Highway Patrol Survivor: 1989 Ford Mustang LX SSP

This 1989 Ford Mustang LX coupe is a genuine SSP model, used by the Texas Highway Patrol before entering civilian life. It is equipped with the preferred and somewhat rare manual transmission. Unlike most SSPs, this one has been modestly refreshed to be a pleasant daily driver without losing the unique features that identify it as a genuine SSP. The seller has listed it here on eBay with a reserve, and bidding is currently at $11,000 with the reserve unmet. The SSP has been repainted in its original colors and retains the emergency lights in the back window. It’s located in London, Kentucky.

The SSPs are generally desirable if they retain a heavy dose of originality related to its police-spec equipment. Many of these cars are unfortunately picked clean of these items when they leave the force, but the seller has done an admirable job of keeping these items with the car. In addition to the rear lights, the Mustang will also come with the Motorola CB radio, antennas, and A pillar-mounted spot lamp. The only thing missing is the lightbar on the roof, but the seller doesn’t mention it or the presence of holes in the roof – so perhaps this example never had them. Still, it’d be the cherry on top if you’re looking to re-create the SSP as it looked during its patrol days.

The interior is seemingly in great shape, although the SSPs were so spartan inside, it’s fairly hard to make it look any worse. The seller highlights some big-ticket repairs while in his care in addition to the respray, such as a full rebuild of the air conditioning system, including replacing the heater core. As a manual window, radio-delete car, there’s very little to go wrong inside, and although the seller notes some wear to the driver’s seat caused by the roll bar, there’s very little inside to get worked up about. The floor mats aren’t police-spec and are really the only thing I’d get rid of. The 160 mph certified speedometer and truck release button below the steering column is present.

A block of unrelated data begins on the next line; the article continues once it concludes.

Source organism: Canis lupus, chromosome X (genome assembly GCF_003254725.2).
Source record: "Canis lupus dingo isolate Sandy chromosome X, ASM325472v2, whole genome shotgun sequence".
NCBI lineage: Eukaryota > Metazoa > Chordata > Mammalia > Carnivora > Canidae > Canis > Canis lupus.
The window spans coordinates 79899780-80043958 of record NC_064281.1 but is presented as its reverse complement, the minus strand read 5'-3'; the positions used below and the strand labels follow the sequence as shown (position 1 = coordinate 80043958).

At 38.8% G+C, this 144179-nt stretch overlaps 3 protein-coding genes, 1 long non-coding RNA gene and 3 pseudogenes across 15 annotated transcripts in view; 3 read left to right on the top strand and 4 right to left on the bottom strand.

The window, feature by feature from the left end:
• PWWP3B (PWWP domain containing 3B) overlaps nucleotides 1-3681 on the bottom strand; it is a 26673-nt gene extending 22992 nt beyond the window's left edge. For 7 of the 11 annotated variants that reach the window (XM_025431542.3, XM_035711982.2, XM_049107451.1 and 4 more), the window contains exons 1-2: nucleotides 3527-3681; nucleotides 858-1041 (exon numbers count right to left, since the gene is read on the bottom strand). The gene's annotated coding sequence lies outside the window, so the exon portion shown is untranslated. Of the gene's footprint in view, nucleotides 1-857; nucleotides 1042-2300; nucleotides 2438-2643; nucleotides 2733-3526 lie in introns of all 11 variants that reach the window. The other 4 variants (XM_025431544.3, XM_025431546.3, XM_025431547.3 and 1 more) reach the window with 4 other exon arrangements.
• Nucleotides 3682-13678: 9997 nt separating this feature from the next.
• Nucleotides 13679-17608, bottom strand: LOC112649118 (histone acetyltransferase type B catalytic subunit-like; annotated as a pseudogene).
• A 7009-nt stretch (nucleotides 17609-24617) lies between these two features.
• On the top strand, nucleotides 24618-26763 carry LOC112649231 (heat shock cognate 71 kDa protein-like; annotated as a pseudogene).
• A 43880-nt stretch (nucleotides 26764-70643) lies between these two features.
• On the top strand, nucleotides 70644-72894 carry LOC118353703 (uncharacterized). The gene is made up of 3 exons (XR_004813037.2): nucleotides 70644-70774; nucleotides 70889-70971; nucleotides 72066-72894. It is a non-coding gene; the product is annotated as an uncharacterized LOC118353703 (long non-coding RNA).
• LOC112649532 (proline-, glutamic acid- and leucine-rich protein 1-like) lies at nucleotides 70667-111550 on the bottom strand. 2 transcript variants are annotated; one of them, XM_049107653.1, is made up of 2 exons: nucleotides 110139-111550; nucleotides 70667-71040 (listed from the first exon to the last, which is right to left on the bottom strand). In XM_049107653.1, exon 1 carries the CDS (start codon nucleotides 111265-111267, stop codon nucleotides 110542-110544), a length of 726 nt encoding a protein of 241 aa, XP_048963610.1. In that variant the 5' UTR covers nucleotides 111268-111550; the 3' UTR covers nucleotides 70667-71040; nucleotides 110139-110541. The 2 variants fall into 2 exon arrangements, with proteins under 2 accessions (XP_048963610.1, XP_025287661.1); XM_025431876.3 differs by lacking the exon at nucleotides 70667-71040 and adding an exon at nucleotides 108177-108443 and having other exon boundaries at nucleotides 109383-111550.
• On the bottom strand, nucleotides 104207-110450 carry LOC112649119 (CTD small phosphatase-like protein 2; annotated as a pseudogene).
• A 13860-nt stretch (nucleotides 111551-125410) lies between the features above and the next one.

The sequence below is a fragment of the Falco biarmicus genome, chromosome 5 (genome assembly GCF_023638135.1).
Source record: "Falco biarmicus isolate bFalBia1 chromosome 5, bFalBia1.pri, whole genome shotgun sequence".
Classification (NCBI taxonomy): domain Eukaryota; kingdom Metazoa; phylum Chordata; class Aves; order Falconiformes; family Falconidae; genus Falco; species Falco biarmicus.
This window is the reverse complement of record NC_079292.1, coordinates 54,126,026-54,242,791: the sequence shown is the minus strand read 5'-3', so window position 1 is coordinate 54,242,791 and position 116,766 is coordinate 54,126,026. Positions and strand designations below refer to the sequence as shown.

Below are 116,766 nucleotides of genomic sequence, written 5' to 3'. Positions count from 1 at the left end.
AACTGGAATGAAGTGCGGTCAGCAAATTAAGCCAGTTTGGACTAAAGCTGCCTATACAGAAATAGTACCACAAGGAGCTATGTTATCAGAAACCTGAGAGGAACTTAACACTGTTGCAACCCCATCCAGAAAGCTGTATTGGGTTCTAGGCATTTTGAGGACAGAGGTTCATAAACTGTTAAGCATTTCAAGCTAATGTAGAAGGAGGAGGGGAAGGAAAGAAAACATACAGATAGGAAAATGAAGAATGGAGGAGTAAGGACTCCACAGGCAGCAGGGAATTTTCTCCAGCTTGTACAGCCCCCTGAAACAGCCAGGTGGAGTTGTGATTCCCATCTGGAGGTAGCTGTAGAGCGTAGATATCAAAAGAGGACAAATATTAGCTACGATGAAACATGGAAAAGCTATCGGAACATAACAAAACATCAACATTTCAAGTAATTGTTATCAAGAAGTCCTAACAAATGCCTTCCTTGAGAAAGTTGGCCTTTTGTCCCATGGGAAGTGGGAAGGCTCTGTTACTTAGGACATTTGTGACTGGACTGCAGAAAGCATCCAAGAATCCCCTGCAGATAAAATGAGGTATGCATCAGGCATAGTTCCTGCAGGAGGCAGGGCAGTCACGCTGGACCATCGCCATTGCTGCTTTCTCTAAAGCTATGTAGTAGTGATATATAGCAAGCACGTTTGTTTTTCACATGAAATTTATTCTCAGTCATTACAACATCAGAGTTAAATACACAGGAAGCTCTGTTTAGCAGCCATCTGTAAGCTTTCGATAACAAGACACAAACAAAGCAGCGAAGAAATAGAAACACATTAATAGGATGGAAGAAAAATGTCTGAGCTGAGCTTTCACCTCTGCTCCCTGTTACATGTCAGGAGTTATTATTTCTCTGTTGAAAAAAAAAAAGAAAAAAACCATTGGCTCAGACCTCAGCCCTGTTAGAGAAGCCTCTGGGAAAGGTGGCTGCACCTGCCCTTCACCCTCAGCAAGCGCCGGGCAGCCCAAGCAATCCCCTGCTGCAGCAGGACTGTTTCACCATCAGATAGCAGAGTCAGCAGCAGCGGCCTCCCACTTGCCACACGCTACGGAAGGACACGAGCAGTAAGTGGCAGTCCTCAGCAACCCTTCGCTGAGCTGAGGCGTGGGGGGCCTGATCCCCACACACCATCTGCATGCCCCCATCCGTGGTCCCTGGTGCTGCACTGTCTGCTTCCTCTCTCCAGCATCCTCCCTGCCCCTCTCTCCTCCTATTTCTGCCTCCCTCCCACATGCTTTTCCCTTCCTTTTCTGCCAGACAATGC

Under the hood, the must-have blue hoses are in place, and the seller details an extensive list of mechanical repairs under his watch. These include all new u-joints, new balanced driveshaft, new output shaft and seal, new transmission cross member, and new transmission mounts.  In addition, the brakes and shocks were replaced, gear oil in transmission replaced, and the rear differential serviced. The door to body and window channel weatherstripping was also replaced when the respray was performed. Overall, a car you can drive anywhere that will always be an appreciated collectible. What do you suppose the reserve is set at?

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Comments

  1. jwzg

    Alternator appears to be a 3g unit not yet produced in 1989. The underside appears clean, but I don’t care for spraying over the lock cylinders. Way too much for nearly a 115K Fox.

    Like 5
  2. JoeNYWF64

    Since speedometers in civilian cars are not calibrated, how do we know FOR SURE we ain’t speeding, especially in a 25 mph zone? Ever been on a 1 lane in each direction road with a double yellow line for many miles. & the speed limit is 25mph & it’s not even a school zone(dumb IMO). & you have a tailgater that won’t quit & you can’t pull over.